osewalrus (osewalrus) wrote,
osewalrus
osewalrus

As I keep saying, the fundamentals of political science in the US are changing

This Washington Post piece outlines how political prognosticators are having such an incredibly difficult time predicting how things will come out this election year.

As I have been saying for some time, the underlying fundamentals on which the various predictive models are built are changing dramatically. And even for people like me who have been predicting this for years and trying to track the trends, we don't have nearly enough data on the new fundamentals (which are complicated, and intereact with a wide variety of other factors in ways no one has really gotten a handle on) to make solid predictions.

Start with what should be a basic question -- who turns out to vote this year? In what numbers? Why? If you simply recite about how older people vote more often than younger people, you are ignoring the huge swings between POTUS years and non-POTUS years. Further, now that the 70 year olds are from the first generation of voter participation decline, will we see the same trend of enhanced voter turn out for older Americans?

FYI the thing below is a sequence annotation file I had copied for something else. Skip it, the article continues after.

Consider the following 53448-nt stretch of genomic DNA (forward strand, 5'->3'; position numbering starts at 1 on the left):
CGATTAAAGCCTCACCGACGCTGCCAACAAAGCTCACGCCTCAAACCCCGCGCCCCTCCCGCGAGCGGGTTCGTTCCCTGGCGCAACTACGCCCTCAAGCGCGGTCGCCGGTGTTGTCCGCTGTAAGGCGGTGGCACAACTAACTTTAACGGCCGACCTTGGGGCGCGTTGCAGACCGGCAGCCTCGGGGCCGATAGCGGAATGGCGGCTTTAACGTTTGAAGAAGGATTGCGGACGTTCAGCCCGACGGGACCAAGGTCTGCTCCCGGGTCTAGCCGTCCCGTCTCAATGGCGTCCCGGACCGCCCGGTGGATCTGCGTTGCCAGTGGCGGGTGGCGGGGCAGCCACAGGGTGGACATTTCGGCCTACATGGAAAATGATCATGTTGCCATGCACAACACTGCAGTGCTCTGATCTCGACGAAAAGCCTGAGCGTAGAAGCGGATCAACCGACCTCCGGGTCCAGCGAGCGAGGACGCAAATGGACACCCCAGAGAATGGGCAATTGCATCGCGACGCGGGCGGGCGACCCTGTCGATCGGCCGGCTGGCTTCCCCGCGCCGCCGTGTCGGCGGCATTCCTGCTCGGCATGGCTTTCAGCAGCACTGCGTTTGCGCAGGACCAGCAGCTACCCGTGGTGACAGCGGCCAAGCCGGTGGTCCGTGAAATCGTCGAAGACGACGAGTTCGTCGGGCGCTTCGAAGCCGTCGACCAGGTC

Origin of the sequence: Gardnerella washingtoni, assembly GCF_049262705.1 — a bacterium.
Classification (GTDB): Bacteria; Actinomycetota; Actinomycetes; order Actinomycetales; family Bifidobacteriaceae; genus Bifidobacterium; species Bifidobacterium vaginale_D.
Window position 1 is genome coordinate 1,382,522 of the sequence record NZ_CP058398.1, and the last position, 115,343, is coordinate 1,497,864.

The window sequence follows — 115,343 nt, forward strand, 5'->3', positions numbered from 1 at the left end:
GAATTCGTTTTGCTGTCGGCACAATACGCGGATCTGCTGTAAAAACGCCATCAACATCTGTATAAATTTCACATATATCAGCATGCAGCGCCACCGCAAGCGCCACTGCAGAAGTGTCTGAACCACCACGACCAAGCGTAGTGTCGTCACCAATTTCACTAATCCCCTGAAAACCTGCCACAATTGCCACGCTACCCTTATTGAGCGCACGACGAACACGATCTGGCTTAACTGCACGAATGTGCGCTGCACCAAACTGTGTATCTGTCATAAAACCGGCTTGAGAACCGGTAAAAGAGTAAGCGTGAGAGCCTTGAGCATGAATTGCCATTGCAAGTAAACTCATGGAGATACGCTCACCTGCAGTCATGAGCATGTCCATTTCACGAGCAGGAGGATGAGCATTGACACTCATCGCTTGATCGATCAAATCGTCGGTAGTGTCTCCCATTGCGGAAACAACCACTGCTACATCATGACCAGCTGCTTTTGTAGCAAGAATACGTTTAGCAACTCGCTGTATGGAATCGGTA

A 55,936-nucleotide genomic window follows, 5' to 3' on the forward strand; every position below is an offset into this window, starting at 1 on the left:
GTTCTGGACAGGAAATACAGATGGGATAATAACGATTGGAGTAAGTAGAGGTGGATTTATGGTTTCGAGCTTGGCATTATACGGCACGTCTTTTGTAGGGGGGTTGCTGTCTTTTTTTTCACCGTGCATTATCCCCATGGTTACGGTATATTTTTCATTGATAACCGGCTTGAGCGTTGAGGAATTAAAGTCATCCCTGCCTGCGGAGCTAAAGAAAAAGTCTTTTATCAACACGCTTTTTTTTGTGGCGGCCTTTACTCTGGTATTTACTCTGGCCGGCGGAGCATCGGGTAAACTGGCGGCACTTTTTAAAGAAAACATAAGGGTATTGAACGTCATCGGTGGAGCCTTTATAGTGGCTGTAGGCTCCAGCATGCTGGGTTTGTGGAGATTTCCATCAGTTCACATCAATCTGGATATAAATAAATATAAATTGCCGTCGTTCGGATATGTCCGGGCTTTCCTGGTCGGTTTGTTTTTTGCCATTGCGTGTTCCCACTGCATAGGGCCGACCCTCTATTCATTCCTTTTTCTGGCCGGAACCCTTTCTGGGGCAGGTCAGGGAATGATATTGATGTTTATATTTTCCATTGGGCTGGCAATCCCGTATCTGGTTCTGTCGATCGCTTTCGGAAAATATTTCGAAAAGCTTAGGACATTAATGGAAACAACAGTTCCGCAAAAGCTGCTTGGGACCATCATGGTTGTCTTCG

In some states, like North Carolina, the 4-4 Supreme Court decision allowing the stay of North Carolina's election law to stand has significant potential impsct. Same for TX. Does that mean models should enhance non-white participation? Or were the previous models failing to take voter supression into account.

By all conventional measures, the current election should not be happening. But it is. For those of us who study such things, it's a fun time. For those who make their living as professional prognosticators, it is quite unsettling. As I remarked on FB, it is rather like in Dune at the Battle of Arakeen, when prescience failed. The Guild spokesman looks at the Emperor and says: "We cannot tell how this will end."
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